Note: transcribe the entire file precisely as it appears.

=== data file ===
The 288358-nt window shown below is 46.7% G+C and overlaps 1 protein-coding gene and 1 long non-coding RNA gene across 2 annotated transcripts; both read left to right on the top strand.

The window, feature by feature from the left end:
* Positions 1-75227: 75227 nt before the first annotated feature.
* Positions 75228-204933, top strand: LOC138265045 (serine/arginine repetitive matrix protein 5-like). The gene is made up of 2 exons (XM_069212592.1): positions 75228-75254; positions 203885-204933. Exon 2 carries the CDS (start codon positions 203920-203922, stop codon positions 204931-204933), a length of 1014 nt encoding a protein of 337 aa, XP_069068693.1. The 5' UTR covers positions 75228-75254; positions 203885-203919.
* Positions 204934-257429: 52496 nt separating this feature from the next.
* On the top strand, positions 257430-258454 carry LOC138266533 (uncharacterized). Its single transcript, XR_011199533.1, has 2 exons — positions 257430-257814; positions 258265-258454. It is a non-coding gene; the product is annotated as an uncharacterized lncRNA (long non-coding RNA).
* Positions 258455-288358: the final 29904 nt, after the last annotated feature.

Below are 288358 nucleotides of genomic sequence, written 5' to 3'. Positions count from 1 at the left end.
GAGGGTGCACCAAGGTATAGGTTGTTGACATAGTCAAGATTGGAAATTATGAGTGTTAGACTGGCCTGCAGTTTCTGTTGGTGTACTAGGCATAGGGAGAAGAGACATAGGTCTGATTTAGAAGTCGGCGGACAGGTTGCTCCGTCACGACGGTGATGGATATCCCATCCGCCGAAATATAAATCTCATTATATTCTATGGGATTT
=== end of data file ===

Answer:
The 288358-nt window shown below is 46.7% G+C and overlaps 1 protein-coding gene and 1 long non-coding RNA gene across 2 annotated transcripts; both read left to right on the top strand.

The window, feature by feature from the left end:
* Positions 1-75227: 75227 nt before the first annotated feature.
* Positions 75228-204933, top strand: LOC138265045 (serine/arginine repetitive matrix protein 5-like). The gene is made up of 2 exons (XM_069212592.1): positions 75228-75254; positions 203885-204933. Exon 2 carries the CDS (start codon positions 203920-203922, stop codon positions 204931-204933), a length of 1014 nt encoding a protein of 337 aa, XP_069068693.1. The 5' UTR covers positions 75228-75254; positions 203885-203919.
* Positions 204934-257429: 52496 nt separating this feature from the next.
* On the top strand, positions 257430-258454 carry LOC138266533 (uncharacterized). Its single transcript, XR_011199533.1, has 2 exons — positions 257430-257814; positions 258265-258454. It is a non-coding gene; the product is annotated as an uncharacterized lncRNA (long non-coding RNA).
* Positions 258455-288358: the final 29904 nt, after the last annotated feature.

Below are 288358 nucleotides of genomic sequence, written 5' to 3'. Positions count from 1 at the left end.
GAGGGTGCACCAAGGTATAGGTTGTTGACATAGTCAAGATTGGAAATTATGAGTGTTAGACTGGCCTGCAGTTTCTGTTGGTGTACTAGGCATAGGGAGAAGAGACATAGGTCTGATTTAGAAGTCGGCGGACAGGTTGCTCCGTCACGACGGTGATGGATATCCCATCCGCCGAAATATAAATCTCATTATATTCTATGGGATTT